“I believe that Muslims have the same right to practice their religion as anyone else in this country.  That includes the right to build a place of worship and a community center on private property in lower Manhattan, in accordance with local laws and ordinances.  This is America, and commitment to religious freedom must be unshakeable.  The principle that people of all faiths are welcome in this country and that they will not be treated differently by their government is essential to who we are.”

While New York Republican Representative Peter King repeated the line that the location chosen was “insensitive and uncaring,” Mayor Bloomberg called Obama’s remarks a “clarion defense of freedom of religion.” 

Unfortunately, the United States has a long history of intolerance and discrimination, beginning with slavery, continuing through the “trail of tears” in which Cherokees in Georgia were dispossessed of their property and driven to what is now Oklahoma, many dying on the way due to the privations encountered en route. That was in spite of a Supreme Court decision against their dispossession. Then, of course, there were the Jim Crow laws in the South. One could go on.

While Muslims are the current religious group under attack, Jews were once subjected to quotas in higher education and various professions, and were limited where they could live.

In the mid-1800s, Catholics, especially the Irish, were the target, the anti-Catholic Know-Nothing Party and similar groups won elections in various major cities and in the state government of Massachusetts. One of the hallmarks of the anti-Irish sentiment was the tag ending on job ads: “No Irish Need Apply,” sometimes simply rendered “NINA.”

The ADL and other opponents of the Cordoba center argue that it is too close to Ground Zero. That argument raises the question of just how close is too close. Concern over closeness is meant to assuage the feelings of victims’ families, but they are found on both sides of the question. However, the issue reminds one of the Bogardus Social Distance Scale.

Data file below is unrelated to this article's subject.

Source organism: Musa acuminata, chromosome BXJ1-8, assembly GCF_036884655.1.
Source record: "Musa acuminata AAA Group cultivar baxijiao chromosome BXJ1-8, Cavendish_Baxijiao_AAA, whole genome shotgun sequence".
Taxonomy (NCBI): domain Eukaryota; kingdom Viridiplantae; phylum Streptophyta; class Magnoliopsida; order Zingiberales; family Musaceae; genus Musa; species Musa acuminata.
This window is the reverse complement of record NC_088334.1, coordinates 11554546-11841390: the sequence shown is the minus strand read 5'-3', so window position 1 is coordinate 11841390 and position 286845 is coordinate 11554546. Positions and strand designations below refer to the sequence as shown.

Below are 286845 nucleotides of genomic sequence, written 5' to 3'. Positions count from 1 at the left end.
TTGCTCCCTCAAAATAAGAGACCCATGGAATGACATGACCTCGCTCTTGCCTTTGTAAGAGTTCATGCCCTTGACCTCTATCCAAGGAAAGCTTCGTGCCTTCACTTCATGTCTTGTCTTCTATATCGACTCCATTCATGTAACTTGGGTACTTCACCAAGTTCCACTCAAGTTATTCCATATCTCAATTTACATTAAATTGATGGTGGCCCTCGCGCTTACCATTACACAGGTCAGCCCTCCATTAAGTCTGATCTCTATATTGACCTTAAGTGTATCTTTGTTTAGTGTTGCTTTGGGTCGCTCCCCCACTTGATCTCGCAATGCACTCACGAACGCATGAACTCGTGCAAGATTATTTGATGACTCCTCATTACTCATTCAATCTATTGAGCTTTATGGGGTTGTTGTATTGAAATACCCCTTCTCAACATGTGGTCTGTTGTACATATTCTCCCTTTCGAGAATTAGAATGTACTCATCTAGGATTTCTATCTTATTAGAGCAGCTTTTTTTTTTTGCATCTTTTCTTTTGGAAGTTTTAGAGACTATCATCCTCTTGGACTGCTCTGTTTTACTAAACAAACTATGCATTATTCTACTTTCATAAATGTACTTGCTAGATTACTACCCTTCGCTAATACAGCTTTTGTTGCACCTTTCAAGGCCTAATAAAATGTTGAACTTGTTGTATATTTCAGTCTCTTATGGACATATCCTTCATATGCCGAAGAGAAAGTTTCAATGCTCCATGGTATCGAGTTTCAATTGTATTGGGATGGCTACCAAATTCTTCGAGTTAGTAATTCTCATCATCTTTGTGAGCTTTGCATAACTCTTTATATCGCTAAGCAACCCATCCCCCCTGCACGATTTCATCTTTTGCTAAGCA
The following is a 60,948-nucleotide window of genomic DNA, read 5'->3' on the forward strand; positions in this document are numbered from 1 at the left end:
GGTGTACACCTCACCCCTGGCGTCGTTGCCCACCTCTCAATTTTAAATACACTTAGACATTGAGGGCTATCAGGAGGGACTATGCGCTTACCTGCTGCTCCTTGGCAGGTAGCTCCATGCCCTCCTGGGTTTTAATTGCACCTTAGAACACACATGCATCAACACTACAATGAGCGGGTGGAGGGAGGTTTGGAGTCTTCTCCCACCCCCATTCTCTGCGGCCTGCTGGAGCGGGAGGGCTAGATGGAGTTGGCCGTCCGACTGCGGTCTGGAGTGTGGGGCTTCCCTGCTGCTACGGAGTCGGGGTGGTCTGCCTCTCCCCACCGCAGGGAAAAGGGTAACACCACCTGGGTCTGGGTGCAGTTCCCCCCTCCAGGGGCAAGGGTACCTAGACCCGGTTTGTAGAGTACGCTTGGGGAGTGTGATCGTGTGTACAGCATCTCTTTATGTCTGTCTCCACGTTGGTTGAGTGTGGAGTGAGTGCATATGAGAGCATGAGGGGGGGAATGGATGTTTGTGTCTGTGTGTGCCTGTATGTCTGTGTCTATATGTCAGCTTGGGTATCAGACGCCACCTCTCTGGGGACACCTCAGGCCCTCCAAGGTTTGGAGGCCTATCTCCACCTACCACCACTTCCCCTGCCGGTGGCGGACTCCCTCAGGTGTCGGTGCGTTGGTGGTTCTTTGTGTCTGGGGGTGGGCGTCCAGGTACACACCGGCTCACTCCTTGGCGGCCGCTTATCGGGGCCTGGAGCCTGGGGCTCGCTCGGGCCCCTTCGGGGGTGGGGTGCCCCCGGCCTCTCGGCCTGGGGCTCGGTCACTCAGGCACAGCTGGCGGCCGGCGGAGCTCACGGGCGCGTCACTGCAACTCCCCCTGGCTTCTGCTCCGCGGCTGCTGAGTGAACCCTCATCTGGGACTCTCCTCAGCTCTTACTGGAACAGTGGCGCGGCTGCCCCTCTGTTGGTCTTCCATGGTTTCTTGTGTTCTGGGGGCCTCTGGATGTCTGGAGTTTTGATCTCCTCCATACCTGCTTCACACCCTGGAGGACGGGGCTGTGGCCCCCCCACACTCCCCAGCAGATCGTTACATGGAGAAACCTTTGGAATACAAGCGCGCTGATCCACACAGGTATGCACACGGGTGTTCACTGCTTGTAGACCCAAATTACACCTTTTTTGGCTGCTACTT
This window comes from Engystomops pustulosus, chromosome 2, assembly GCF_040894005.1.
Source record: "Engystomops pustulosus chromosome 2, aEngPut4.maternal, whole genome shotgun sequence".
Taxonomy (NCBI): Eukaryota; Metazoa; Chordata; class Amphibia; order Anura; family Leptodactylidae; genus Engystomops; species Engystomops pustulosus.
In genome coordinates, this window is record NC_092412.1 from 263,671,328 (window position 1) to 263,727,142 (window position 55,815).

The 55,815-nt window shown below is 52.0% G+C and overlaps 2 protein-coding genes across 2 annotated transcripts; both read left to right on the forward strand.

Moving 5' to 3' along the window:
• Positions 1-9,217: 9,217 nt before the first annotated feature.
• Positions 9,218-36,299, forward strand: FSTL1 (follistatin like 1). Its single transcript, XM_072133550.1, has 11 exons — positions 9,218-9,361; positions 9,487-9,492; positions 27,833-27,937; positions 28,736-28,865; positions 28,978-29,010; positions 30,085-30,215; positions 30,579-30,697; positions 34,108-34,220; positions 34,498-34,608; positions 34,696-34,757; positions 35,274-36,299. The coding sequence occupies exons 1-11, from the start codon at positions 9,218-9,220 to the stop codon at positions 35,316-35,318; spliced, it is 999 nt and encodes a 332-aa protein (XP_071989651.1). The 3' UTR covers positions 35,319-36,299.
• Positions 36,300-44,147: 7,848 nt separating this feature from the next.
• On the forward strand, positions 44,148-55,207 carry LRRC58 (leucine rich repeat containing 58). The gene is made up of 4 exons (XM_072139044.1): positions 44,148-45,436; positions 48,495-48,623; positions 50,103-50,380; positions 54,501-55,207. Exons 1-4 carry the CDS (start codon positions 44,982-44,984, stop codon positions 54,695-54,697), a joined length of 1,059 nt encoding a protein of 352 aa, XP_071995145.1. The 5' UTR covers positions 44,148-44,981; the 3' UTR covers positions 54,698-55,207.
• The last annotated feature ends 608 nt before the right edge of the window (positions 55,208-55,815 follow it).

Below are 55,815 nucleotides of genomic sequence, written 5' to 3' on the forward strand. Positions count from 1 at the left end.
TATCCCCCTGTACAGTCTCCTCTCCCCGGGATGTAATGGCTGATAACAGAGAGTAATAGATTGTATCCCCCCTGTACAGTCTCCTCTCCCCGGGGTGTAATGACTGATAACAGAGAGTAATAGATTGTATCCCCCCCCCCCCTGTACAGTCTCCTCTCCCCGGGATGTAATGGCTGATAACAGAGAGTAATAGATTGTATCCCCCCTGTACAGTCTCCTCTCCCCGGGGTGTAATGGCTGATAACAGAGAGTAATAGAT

Emory Bogardus, a social psychologist, developed a scale to measure how people felt toward other groups of people. Would you feel comfortable eating with someone from the other group? Working in the same place? Living in the same neighborhood? If someone from that group married a close family member?

Other social scientists concerned about discrimination and prejudice analyzed which measures could decrease these undesired conditions. One measure was legislation; another was direct action, such as the sit-ins that helped to overturn segregation.

The ADL expressed concern for the feelings of victims’ families, but social science tells us that one way to change feelings is by direct action.

Raheel Raza and Tarek Fatah, from the Muslim Canadian Congress (MCC) call the location of the center “a deliberate provocation.” If so, it is in accordance with sound social science. Direct action.

What’s more, the Cordoba center will not be just a mosque. It will be a community center modeled after a Jewish one, and it is to have an interfaith board of directors. What could be more in accord with promoting positive intergroup relations?

In the past, Fatah has said that the MCC does not claim to represent Canadian Muslims, but that the views it expresses are representative of the views of the silent majority of Canadian Muslims. Does he really think that his position on the Cordoba plans mirrors what most Canadian Muslims think?

I suspect that their views more likely correspond to those of the young Muslim woman who wrote to the Economist.